Like all my readers, I suspect, I’ve been battling many things these past months: including, right now, the intensity of teaching online. More on that later, since I doubt that’s what most of you come here for, so what better to celebrate my re-start than news of the publication of a wonderful new book, The War Lawyers: the United States, Israel and Juridical Warfare by my dear friend Craig Jones:
Over the last 20 years the world’s most advanced militaries have invited a small number of military legal professionals into the heart of their targeting operations, spaces which had previously been exclusively for generals and commanders. These professionals, trained and hired to give legal advice on an array of military operations, have become known as war lawyers.
The War Lawyers examines the laws of war as applied by military lawyers to aerial targeting operations carried out by the US military in Iraq and Afghanistan, and the Israel military in Gaza. Drawing on interviews with military lawyers and others, this book explains why some lawyers became integrated in the chain of command whereby military targets are identified and attacked, whether by manned aircraft, drones, and/or ground forces, and with what results.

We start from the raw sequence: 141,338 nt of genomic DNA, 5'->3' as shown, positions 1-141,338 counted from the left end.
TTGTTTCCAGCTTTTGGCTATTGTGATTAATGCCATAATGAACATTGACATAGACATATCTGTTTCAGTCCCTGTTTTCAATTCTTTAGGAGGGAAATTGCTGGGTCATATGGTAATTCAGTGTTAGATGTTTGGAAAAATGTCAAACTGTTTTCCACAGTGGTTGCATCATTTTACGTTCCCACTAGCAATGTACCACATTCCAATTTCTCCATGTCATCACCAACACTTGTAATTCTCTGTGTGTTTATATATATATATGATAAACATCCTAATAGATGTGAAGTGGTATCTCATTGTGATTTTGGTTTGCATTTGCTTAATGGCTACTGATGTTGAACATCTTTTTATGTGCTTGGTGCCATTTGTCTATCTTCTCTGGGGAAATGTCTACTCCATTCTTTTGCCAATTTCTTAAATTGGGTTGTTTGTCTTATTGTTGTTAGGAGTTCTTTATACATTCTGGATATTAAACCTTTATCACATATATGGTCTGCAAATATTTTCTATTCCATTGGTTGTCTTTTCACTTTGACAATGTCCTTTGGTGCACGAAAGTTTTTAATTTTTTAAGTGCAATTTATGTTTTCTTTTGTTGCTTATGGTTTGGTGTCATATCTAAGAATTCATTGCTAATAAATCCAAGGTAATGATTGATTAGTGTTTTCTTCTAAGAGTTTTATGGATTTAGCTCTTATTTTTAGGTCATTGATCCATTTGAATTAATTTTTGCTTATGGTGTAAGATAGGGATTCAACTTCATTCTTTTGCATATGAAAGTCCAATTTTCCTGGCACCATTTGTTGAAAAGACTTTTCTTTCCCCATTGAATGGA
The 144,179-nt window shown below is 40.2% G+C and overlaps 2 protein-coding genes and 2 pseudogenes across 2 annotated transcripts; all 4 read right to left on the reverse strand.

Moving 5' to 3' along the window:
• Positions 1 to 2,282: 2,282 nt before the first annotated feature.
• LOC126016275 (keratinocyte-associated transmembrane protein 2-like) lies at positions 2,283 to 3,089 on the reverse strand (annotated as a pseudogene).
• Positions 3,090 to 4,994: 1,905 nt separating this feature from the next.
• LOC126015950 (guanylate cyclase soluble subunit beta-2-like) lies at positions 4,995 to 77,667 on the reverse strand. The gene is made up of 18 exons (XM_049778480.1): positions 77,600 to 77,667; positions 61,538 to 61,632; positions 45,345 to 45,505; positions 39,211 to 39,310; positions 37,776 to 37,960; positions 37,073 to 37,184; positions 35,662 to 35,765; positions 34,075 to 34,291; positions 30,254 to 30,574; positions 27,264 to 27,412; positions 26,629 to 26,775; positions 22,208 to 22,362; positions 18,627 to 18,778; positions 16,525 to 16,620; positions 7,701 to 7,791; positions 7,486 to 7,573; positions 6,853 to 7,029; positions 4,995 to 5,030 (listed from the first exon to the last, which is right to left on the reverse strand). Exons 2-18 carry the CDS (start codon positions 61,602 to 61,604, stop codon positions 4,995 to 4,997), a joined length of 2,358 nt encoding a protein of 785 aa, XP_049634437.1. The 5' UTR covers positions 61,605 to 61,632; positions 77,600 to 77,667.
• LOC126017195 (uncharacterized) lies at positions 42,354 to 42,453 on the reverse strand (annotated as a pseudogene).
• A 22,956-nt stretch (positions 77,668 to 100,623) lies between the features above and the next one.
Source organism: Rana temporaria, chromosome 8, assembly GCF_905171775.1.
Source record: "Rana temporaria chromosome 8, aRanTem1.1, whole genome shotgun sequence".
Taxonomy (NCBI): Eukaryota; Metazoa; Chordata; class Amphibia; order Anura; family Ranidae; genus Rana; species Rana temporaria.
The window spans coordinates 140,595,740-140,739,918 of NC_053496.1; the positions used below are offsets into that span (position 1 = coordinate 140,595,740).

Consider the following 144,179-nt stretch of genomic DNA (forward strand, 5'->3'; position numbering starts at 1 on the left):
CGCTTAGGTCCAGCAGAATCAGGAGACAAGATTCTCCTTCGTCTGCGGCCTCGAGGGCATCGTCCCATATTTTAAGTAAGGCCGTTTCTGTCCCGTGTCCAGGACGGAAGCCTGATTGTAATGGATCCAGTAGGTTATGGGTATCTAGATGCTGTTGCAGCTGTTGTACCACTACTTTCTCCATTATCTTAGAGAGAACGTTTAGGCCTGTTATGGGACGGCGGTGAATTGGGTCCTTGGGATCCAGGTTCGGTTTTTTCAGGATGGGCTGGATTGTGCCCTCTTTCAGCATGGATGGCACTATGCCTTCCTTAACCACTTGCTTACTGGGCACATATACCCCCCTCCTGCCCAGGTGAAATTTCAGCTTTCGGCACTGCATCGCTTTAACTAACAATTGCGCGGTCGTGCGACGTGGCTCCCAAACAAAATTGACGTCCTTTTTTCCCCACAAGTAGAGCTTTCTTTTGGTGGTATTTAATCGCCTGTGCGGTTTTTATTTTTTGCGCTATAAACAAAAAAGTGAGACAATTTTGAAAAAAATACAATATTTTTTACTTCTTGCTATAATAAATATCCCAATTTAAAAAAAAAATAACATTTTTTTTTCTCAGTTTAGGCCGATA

This book shows just how important law and military lawyers have become in the conduct of contemporary warfare, and how it is understood. Jones argues that circulations of law and policy between the US and Israel have bolstered targeting practices considered legally questionable, contending that the involvement of war lawyers in targeting operations enables, legitimises, and sometimes even extends military violence.
Introduction: The War Lawyers
1. Targeting without Lawyers: The Vietnam War
2. The Birth of “Operational Law”
3. “‘The Lawyers’ War”
4. Targeting in the Israeli Military
5. The Kill Chain (I): Deliberate Targeting
6. The Kill Chain (II): Dynamic Targeting
Conclusion: Juridical Warfare: Limits and Possibilities
(The cover is from an image by the brilliant elin o’Hara slavick (Bomb after Bomb: a violent cartography).